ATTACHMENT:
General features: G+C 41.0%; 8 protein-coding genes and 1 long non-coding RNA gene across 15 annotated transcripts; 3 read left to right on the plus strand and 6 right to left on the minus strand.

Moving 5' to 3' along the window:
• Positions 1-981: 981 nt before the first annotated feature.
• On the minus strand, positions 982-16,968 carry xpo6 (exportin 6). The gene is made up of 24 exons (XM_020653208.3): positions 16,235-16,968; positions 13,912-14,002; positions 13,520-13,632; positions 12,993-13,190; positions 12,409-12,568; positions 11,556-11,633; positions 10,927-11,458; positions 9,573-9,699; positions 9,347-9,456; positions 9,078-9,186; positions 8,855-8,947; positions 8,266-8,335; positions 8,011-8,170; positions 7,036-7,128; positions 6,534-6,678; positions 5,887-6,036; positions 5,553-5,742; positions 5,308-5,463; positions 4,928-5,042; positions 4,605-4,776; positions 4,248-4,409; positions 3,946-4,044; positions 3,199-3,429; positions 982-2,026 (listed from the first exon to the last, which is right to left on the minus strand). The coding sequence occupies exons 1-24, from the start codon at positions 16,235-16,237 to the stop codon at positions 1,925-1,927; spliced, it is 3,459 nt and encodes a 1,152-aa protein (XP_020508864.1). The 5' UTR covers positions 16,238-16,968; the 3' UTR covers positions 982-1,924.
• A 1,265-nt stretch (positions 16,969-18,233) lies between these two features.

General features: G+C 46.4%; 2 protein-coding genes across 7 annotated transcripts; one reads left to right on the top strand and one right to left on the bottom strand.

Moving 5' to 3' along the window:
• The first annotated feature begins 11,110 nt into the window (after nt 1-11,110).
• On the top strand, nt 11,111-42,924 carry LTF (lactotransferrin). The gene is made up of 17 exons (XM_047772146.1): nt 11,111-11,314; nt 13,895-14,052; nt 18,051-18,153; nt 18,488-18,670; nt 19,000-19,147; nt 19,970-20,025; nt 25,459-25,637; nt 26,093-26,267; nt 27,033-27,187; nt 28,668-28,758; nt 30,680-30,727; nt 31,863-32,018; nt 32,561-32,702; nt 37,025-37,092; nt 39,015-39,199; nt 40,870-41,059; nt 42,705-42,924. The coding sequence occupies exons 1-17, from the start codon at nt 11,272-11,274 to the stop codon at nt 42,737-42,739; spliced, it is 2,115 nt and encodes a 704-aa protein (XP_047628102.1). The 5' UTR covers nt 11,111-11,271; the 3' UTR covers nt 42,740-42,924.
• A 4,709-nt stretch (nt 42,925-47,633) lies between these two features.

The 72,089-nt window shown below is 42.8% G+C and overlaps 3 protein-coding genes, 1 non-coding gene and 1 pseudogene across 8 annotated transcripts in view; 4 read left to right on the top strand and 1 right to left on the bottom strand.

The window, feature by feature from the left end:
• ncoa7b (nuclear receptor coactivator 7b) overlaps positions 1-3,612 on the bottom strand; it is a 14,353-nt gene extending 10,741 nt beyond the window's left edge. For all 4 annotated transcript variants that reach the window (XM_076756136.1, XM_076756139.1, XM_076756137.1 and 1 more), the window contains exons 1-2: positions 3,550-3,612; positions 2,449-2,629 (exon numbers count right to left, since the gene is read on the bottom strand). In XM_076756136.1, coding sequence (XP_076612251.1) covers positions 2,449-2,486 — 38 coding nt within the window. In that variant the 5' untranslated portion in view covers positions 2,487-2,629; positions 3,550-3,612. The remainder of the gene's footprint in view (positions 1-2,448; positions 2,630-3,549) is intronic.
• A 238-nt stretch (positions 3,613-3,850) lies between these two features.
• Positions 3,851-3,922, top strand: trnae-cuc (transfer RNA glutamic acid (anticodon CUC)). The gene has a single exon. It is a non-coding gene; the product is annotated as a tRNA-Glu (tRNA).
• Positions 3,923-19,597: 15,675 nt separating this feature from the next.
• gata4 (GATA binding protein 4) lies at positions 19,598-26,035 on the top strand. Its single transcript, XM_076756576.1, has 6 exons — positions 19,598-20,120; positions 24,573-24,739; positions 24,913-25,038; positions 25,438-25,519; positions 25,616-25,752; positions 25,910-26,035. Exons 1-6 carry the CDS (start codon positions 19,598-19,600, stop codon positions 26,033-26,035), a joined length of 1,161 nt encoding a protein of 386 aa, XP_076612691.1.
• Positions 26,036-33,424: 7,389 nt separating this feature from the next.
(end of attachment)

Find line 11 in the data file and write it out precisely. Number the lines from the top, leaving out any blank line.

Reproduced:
The 72,089-nt window shown below is 42.8% G+C and overlaps 3 protein-coding genes, 1 non-coding gene and 1 pseudogene across 8 annotated transcripts in view; 4 read left to right on the top strand and 1 right to left on the bottom strand.